Tarantula Hunt

Ever since I started researching southeastern Colorado as a place to settle down, I’d come across references to the tarantula migration. I was so excited at the possibility of seeing masses of tarantulas wandering around, that I wrote the dates of the migration on my calendar for if/when I moved to the area.

Well, I did move here (been here six months!) This year’s tarantula migration has passed its peak, and so far I haven’t seen a single one of the creatures.

I’d heard that they were often sighted near the Comanche National Grasslands, so I set off on a quest to hunt for tarantulas. My plan was to go to Vogel Canyon in the grasslands for a hike, even though it’s much further than I would have liked to travel for what was to be a rather short walk. The thought of getting back on a trail, however, as well as the possibility of seeing tarantulas made me discount the distance.

I followed directions, turned off the highway onto the well-marked dirt road for the long drive to the canyon, and stopped. My vintage car runs well, but it is — as much as I hate to admit it — very old, and dirt/gravel roads shake up the poor thing. I always imagine one of those cartoon-like scenarios where I am driving along, and the sides and roof fall off the car. There I would sit in the seat, clutching my steering wheel, with the pieces of my car all around me. I have been assured by mechanics that such a thing would never happen, but I can’t take a chance, especially since I when I am on my own.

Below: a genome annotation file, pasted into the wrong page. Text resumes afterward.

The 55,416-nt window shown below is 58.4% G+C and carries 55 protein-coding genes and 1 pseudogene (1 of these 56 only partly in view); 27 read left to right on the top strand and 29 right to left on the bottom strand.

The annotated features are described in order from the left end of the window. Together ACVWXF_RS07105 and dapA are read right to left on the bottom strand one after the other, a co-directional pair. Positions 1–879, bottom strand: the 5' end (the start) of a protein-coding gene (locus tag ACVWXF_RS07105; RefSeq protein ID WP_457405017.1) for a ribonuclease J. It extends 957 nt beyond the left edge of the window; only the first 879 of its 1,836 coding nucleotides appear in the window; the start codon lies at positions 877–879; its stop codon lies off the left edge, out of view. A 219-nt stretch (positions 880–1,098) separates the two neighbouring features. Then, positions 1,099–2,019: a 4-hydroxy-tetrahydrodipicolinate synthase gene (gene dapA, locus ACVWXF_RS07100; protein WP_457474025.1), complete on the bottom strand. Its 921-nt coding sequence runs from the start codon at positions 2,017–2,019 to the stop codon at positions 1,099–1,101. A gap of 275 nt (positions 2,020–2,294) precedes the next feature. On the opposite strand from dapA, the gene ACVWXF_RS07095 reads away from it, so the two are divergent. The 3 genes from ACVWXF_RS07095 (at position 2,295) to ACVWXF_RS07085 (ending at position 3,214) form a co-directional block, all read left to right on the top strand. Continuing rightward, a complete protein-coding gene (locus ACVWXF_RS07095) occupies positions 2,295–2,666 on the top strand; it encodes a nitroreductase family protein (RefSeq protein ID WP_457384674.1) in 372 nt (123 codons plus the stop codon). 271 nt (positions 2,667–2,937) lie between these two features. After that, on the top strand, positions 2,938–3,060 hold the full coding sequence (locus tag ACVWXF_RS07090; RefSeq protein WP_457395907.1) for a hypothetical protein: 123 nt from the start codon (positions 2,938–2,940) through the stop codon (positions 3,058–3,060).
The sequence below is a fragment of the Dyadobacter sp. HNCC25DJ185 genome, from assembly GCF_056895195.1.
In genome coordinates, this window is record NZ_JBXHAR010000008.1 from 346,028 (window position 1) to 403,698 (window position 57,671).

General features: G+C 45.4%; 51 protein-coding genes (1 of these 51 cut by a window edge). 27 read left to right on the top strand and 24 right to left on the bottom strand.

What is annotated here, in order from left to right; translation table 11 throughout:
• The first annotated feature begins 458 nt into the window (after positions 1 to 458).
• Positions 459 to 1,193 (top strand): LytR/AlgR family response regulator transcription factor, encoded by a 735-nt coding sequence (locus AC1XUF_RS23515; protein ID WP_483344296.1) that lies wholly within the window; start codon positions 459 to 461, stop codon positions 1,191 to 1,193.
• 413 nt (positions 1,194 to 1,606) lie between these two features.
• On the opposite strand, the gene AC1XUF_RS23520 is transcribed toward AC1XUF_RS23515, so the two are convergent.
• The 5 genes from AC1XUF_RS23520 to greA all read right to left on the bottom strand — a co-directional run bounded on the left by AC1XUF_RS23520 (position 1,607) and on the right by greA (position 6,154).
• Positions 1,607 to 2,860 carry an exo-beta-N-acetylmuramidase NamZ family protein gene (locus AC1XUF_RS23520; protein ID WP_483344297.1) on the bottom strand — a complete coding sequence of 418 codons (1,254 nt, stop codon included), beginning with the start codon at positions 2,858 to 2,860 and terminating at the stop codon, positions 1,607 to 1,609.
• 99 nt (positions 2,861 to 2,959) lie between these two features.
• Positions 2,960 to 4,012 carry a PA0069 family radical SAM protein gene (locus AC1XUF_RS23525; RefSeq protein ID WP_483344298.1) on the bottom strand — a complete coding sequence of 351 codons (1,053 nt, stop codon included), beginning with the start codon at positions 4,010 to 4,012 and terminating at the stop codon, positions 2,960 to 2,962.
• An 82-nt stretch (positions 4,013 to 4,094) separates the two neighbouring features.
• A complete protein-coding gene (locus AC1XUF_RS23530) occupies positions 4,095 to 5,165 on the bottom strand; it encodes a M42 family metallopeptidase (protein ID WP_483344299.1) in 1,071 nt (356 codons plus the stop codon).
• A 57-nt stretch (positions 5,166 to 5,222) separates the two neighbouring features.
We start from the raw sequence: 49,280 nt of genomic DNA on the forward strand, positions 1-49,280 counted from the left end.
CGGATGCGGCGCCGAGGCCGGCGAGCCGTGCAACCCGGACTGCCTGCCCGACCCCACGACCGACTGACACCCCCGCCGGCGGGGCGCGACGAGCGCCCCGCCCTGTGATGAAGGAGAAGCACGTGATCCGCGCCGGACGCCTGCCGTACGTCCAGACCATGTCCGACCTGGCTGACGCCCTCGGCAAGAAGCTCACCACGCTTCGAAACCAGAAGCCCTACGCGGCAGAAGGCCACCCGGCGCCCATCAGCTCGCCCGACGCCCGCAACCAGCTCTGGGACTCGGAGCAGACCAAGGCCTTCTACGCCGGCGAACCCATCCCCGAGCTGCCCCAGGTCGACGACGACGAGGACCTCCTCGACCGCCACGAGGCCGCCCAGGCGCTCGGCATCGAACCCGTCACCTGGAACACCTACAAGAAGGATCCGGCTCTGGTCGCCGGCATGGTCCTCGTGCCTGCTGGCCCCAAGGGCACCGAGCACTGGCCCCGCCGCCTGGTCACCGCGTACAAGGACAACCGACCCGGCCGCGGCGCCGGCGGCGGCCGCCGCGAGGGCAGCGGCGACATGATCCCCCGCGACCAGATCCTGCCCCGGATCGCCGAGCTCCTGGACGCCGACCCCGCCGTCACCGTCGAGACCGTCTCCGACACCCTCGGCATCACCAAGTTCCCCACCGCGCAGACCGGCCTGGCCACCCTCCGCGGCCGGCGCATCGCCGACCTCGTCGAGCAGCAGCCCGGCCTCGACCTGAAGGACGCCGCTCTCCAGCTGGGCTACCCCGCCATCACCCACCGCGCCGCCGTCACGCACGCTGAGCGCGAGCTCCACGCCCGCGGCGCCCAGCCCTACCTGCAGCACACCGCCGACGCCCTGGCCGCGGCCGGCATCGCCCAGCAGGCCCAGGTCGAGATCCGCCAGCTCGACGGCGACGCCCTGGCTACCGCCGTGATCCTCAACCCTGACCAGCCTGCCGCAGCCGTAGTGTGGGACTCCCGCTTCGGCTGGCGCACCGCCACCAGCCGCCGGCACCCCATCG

Disappointed (this was the third time I went searching for a place to hike only to be stymied by bad roads), I headed back home, keeping a watch for tarantulas. Unfortunately, I didn’t see a single one.

As it turns out, “tarantula migration” is a misnomer. Tarantulas don’t migrate. They live in burrows, and when the nights turn cool at the end of summer, the males go in search of mates. The females stay home and hope for visitors. Or maybe they don’t hope. Maybe, like me, they are perfectly content to be alone. In fact, the hairy beasts aren’t even tarantulas. True tarantulas, apparently, are small wolf spiders that live near Taranto in Southern Italy, hence the name. What we call tarantulas are bird-eating spiders or Theraphosids.

Despite the name “tarantula migration” being doubly wrong, my intent was still the same — to see the so-called migration of the so-called tarantula.

Although I didn’t accomplish what I wanted, it wasn’t a wasted trip. It was a beautiful almost-fall day, the drive was pleasant, I saw an area I hadn’t yet visited, and I got a photo of the hills that the canyon hides behind.

Still, as adventures go, this was a rather tepid endeavor.

***

Pat Bertram is the author of Grief: The Inside Story – A Guide to Surviving the Loss of a Loved One. “Grief: The Inside Story is perfect and that is not hyperbole! It is exactly what folk who are grieving need to read.” –Leesa Healy, RN, GDAS GDAT, Emotional/Mental Health Therapist & Educator.